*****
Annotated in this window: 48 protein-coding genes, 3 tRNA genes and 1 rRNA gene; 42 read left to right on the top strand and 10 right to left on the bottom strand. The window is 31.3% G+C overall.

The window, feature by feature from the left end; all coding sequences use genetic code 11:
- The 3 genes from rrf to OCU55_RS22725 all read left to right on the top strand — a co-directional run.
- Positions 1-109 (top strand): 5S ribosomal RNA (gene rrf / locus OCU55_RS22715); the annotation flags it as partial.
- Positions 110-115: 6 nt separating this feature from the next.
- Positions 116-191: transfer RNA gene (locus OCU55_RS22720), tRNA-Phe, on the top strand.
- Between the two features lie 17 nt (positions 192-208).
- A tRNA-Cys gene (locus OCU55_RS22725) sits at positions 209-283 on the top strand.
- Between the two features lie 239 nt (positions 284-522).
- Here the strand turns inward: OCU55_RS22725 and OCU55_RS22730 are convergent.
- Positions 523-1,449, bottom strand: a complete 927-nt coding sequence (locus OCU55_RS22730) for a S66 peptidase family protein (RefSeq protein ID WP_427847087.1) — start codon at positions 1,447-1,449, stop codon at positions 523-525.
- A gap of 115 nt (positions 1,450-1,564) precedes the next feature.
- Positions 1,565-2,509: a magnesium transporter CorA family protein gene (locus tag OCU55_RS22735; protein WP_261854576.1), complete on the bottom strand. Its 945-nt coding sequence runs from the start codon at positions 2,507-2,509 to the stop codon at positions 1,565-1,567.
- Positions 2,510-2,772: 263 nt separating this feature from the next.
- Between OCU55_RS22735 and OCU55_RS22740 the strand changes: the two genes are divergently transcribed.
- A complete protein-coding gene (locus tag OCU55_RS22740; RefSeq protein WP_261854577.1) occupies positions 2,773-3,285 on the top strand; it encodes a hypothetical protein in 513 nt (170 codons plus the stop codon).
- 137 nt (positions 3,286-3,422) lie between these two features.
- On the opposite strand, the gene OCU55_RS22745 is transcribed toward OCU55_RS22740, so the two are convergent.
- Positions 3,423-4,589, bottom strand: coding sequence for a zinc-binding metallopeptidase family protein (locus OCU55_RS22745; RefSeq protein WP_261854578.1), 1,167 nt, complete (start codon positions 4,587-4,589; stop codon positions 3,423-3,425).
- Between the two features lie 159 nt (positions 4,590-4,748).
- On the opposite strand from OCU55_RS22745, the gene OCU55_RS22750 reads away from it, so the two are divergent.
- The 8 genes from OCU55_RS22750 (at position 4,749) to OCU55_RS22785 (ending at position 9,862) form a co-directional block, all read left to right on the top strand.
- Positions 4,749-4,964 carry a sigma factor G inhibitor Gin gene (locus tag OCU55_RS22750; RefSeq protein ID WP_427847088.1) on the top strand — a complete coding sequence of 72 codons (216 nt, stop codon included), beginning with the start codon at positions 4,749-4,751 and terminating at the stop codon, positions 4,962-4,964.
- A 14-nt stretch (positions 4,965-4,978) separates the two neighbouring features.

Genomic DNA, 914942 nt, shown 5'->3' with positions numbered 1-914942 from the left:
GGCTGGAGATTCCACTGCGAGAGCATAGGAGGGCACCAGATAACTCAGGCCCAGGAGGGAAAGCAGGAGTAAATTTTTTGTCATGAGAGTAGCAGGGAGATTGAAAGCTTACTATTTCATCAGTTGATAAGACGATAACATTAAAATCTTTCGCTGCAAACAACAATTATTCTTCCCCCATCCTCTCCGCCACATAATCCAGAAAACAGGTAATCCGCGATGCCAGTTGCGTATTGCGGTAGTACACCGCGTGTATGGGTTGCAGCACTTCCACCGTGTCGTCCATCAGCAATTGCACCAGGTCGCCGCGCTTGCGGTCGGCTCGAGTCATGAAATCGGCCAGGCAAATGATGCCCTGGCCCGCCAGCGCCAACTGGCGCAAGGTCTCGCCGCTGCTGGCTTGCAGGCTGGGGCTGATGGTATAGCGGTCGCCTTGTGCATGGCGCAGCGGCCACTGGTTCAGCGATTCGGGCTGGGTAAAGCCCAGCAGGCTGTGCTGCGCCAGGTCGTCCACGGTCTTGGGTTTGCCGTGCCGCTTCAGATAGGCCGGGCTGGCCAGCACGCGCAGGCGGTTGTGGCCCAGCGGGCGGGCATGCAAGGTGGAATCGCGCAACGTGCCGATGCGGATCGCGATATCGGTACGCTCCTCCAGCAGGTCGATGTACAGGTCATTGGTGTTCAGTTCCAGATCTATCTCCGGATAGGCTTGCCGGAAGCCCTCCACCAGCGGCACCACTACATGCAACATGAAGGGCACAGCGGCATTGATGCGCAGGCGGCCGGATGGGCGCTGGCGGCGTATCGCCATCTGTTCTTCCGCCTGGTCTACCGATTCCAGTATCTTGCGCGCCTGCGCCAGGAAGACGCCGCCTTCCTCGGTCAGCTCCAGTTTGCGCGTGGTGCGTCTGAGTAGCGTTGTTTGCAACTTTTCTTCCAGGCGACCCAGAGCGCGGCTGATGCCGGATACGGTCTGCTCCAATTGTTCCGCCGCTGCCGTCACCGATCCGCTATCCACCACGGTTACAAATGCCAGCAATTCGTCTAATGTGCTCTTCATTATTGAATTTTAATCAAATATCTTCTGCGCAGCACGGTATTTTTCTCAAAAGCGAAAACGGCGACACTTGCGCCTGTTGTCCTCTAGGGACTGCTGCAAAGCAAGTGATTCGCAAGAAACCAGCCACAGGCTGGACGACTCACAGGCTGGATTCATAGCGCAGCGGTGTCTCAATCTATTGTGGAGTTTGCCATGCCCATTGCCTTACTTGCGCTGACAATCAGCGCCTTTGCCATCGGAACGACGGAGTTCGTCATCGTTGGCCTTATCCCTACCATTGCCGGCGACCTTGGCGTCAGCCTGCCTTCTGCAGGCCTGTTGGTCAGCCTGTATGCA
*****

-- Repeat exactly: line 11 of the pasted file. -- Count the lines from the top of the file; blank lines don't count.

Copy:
- Positions 523-1,449, bottom strand: a complete 927-nt coding sequence (locus OCU55_RS22730) for a S66 peptidase family protein (RefSeq protein ID WP_427847087.1) — start codon at positions 1,447-1,449, stop codon at positions 523-525.